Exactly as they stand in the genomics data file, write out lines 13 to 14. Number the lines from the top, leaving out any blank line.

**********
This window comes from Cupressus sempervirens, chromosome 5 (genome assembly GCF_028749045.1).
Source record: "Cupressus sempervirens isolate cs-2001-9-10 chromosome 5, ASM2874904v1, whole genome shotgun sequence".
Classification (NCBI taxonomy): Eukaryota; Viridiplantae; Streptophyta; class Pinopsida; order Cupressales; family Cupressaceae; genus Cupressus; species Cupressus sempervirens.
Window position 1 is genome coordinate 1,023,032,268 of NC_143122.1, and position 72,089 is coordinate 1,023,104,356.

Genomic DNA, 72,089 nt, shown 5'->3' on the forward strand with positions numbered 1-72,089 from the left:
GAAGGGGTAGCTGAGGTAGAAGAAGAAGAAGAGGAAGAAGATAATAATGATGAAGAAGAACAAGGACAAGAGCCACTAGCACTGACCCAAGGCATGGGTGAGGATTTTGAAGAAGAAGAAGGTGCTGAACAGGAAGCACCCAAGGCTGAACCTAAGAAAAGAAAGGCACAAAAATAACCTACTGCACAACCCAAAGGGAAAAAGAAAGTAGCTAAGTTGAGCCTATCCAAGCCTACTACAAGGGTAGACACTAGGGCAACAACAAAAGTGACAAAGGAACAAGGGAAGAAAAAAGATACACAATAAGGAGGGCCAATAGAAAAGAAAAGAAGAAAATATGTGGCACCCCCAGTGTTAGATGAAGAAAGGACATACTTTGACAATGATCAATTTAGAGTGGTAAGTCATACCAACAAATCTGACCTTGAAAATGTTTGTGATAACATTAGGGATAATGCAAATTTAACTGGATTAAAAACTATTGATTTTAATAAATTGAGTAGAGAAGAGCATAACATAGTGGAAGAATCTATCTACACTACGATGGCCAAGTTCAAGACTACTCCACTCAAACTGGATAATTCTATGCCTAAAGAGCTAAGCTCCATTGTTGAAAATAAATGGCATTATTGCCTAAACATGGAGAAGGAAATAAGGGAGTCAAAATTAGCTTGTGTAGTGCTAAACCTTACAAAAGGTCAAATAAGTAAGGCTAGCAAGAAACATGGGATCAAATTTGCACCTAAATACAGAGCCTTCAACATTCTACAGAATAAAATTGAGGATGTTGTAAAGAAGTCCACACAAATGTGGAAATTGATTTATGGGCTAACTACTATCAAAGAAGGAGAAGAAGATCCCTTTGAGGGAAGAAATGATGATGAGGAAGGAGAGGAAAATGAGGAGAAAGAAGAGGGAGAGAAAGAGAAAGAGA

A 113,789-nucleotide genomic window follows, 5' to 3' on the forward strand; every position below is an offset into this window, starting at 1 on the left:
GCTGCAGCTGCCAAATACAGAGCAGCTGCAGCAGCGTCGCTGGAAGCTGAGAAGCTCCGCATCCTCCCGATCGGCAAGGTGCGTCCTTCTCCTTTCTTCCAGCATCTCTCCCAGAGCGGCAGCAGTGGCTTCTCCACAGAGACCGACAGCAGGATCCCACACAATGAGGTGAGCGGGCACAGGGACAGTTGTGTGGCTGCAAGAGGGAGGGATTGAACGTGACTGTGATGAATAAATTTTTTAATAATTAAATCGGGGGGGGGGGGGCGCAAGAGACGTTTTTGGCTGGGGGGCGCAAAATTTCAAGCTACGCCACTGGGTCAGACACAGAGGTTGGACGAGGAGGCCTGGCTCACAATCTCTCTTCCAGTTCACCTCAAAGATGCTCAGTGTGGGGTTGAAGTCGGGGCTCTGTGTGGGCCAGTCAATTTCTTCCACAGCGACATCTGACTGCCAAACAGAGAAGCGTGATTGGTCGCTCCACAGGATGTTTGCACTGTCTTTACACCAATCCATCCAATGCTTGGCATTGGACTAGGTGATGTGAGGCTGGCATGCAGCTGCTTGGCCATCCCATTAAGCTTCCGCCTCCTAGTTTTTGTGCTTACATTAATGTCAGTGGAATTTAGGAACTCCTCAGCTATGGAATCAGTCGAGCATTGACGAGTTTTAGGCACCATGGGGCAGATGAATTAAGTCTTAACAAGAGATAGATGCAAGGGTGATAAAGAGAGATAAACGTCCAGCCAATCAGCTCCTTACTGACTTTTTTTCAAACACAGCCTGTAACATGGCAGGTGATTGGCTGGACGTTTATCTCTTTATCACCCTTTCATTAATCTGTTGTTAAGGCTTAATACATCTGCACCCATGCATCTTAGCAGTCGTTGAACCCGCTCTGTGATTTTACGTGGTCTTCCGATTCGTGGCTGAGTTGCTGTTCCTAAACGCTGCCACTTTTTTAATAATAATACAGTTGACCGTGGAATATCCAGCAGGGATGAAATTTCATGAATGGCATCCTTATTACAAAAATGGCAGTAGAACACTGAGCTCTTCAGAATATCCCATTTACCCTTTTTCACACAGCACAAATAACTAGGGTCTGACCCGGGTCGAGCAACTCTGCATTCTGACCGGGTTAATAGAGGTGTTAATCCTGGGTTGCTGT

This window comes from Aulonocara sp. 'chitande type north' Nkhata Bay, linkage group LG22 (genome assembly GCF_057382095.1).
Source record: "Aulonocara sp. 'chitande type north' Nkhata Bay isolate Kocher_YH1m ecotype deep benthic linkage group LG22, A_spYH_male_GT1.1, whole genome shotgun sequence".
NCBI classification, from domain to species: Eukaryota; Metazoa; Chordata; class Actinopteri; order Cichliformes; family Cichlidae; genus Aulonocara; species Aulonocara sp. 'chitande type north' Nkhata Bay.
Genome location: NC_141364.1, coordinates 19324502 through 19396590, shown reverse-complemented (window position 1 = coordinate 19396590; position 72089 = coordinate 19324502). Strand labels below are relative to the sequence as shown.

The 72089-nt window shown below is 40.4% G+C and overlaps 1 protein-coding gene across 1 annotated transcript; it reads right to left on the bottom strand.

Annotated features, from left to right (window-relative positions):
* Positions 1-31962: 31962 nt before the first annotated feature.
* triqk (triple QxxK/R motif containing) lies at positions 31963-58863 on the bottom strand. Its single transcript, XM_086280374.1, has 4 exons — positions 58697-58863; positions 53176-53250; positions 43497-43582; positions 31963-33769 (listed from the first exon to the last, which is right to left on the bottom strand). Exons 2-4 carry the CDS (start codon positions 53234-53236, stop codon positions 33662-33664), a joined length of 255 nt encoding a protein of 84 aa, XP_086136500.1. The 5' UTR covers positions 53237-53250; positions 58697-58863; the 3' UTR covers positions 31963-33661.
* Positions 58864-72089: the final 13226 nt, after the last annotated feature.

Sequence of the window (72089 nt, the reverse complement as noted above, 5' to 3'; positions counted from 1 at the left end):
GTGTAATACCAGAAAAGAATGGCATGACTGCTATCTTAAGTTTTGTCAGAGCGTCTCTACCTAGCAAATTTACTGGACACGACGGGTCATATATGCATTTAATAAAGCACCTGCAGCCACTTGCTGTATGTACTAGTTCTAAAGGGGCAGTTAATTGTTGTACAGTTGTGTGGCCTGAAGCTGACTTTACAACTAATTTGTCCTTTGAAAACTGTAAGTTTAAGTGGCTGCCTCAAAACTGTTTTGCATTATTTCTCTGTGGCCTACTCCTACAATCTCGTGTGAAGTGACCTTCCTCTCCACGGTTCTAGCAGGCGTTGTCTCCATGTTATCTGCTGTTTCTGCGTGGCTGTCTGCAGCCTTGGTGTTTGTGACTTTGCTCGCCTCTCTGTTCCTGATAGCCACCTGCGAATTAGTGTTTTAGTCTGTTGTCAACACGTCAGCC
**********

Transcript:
The 72089-nt window shown below is 40.4% G+C and overlaps 1 protein-coding gene across 1 annotated transcript; it reads right to left on the bottom strand.

Annotated features, from left to right (window-relative positions):